A method of computer searching based on natural language rather than a controlled vocabulary list. Important "key" words that might appear in titles, abstracts, or in full-text articles are chosen for search terms.
Library of Congress Subject Headings:
Official list of words and phrases used to describe what books and other items are about. These expressions must be used for subject heading searches in Minerva and other library catalogs that use the Library of Congress classification system.
A publication with articles often intended for recreational reading. Magazines are usually aimed at a more general audience than journals are.
Microform / Microfilm /Microfiche:
Microform is a general term for microfiche and microfilm. These are photographic media used to access journals, newspapers, etc., in miniature form. Microfiche (or fiche) comes on sheets of film; microfilm comes on rolls. You must use special machines to read, enlarge and photocopy microforms.
The Web-based online catalog of materials owned by the University Libraries.
A group of computers that share information.
Connected to a computer network.
Database on which you can check by author, title, and subject to see what the library owns and w here it is located. At the University at Albany the online catalog is called Minerva.
Online Public Access Catalog, the same as online catalog.
Materials that have not been returned by their due date are considered overdue.
(PAWS) Personalized Assistance with Searching:
Available by appointment only, this service offers access to hundreds of databases in many subjects. A specialist will work individually with you to develop a search strategy and perform the search. Sign up and get information at the Reference Desk.
Any publication which appears at regular intervals and contains separate articles. A general term applied to magazines and journals.
An index that refers you to articles in periodicals, including newspapers.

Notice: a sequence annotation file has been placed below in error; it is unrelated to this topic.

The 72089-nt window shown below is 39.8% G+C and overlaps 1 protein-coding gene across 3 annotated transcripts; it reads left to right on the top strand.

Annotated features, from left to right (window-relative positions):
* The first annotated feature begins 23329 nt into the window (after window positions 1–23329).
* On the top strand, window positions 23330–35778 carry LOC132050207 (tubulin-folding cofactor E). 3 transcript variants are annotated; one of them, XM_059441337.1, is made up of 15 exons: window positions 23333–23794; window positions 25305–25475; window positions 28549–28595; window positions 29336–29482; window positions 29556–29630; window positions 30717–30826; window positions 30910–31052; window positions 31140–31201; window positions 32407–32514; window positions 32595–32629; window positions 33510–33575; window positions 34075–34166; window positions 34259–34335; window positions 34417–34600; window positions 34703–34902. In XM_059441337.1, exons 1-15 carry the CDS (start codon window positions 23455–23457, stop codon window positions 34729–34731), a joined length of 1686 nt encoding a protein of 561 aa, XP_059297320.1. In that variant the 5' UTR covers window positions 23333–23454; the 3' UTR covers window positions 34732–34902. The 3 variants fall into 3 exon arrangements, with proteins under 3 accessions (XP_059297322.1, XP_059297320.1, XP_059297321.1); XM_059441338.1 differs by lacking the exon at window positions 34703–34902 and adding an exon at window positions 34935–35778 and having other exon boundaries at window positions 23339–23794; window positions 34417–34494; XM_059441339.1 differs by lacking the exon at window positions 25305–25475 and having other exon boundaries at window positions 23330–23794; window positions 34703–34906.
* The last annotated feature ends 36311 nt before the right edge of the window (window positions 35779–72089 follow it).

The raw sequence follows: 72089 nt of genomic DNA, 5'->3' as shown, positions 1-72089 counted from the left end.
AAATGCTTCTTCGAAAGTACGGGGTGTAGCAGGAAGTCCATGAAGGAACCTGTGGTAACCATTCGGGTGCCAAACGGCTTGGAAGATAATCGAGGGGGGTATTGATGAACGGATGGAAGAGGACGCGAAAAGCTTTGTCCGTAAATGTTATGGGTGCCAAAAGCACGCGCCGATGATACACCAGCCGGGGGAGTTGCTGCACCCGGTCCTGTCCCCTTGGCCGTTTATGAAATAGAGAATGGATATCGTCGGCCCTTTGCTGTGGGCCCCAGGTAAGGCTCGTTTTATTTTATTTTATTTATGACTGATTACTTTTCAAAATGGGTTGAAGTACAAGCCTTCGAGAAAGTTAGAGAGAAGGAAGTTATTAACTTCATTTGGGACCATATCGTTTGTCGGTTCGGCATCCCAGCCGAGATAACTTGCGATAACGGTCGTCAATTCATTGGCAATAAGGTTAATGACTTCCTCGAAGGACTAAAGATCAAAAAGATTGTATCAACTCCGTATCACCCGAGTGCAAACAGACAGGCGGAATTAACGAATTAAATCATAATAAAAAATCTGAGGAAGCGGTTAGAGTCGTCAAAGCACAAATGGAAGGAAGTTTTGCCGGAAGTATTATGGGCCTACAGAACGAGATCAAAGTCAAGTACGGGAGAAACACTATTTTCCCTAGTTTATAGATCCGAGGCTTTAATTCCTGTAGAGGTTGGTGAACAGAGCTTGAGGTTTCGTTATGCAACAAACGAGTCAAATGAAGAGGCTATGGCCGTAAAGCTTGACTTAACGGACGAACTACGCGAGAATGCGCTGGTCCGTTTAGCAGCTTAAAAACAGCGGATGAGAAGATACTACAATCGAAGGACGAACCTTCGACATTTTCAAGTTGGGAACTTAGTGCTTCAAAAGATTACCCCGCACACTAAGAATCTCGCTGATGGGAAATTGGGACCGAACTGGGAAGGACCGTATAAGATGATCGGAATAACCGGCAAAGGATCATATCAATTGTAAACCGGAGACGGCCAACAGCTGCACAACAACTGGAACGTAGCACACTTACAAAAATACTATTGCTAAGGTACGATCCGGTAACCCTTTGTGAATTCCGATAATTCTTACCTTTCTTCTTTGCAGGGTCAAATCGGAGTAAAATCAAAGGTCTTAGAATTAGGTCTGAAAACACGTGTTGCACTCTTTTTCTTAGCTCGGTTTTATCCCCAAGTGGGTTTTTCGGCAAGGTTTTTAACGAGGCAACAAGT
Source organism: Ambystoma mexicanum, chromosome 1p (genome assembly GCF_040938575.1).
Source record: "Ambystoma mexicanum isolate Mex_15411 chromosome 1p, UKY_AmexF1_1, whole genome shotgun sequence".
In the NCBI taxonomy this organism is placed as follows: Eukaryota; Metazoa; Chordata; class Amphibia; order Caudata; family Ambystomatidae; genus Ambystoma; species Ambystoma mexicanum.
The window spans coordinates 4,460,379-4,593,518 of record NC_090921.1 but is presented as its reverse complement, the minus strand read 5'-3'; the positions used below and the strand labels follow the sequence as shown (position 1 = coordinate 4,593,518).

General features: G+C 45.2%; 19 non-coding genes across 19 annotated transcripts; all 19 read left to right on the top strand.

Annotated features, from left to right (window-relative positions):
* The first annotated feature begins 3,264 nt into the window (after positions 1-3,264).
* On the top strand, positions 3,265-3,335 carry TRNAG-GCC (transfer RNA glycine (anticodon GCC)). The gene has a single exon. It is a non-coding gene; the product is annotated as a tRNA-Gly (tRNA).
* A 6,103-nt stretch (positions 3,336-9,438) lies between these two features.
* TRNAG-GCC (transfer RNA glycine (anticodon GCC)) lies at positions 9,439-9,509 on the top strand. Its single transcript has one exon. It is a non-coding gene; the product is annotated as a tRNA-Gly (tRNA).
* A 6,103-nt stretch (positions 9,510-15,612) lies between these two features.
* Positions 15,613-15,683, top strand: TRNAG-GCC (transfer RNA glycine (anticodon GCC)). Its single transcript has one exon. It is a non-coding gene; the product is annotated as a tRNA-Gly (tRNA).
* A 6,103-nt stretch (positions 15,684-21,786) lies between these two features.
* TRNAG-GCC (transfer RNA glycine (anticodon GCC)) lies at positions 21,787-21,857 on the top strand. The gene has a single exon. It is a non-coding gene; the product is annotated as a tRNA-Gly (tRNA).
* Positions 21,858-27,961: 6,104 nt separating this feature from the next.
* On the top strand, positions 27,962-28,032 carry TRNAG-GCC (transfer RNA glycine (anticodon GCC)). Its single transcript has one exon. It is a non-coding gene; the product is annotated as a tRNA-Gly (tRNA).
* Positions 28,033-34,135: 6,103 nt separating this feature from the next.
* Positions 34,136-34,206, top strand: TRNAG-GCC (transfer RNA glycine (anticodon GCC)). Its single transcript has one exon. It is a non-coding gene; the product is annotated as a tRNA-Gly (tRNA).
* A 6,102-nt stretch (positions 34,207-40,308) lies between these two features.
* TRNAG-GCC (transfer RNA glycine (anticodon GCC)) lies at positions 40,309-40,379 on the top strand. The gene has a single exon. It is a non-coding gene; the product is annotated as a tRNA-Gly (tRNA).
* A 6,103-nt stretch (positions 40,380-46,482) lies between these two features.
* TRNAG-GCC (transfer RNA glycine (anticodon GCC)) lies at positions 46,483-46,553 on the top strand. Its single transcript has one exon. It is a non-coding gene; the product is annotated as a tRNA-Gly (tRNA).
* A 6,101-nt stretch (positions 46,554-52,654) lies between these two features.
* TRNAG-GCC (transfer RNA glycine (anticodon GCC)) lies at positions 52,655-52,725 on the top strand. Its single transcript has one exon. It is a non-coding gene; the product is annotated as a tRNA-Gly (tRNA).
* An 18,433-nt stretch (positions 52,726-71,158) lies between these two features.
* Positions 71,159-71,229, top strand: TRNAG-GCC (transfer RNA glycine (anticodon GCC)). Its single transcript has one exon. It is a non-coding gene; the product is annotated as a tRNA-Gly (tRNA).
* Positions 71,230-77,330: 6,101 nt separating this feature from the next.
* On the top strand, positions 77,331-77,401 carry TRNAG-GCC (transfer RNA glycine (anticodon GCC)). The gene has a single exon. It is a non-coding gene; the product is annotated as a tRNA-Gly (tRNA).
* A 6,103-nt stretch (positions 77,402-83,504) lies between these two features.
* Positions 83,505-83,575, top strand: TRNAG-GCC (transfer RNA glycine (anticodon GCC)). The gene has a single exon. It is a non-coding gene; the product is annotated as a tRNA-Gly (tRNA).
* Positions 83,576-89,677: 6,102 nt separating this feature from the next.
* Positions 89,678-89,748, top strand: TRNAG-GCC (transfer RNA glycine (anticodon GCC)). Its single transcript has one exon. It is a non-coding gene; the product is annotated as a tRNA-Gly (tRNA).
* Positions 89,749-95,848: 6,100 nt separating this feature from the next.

A series of rooms in the three Libraries where periodicals are shelved by call number.
Original document, such as a manuscript or a typed or handwritten text. Contains firsthand information about a topic.
Ready Reference Area:
The set of shelves near the Reference Desk where the most frequently used reference books are kept.
To ask that a book be returned before its due date. This can be done through Minerva.
The basic unit of information in a database. Most of the library’s databases have bibliographic records. Records often include the title, author, journal name, year, other public information and an abstract of a journal article.
Books in which you look up information. Some examples are dictionaries, encyclopedias, and atlases. Since many people need to use them often, they do not circulate.
he ability to connect to a computer from a distant place. Students and faculty have remote access to Minerva and other research databases.
To extend the due date on a book or other library material.
To set a book or article aside so that many students in a class can use it. Reserve materials are available at the Circulation Desk.
(In computer searching) To get or access data.
Search Statement / Search Query
The terms and operators you type into the computer when conducting a search
A place on the Internet, such as a company’s World Wide Web page. (Do not confuse with: Cite.)
A computer workstation.
- A book of synonyms and antonyms.
- A book or electronic resource that accompanies a particular database or field of study and lists the standardized, controlled vocabulary, such as descriptors, that can be used for search terms.
(In computer searching) The technique of using a symbol with a word stem to make the computer retrieve various forms of the word. Example: In Minerva the keyword search violin* will retrieve violin, violins, and violinist.
The system used at the University to print materials from public-access computers. Black and white copies are $.10 per page.
Uniform Resource Locator. A World Wide Web address. Example: http://library.albany.edu/
World Wide Web / WWW:
The part of the Internet based on hypertext. When you use the browsers Netscape or Internet Explorer, you are viewing the WWW.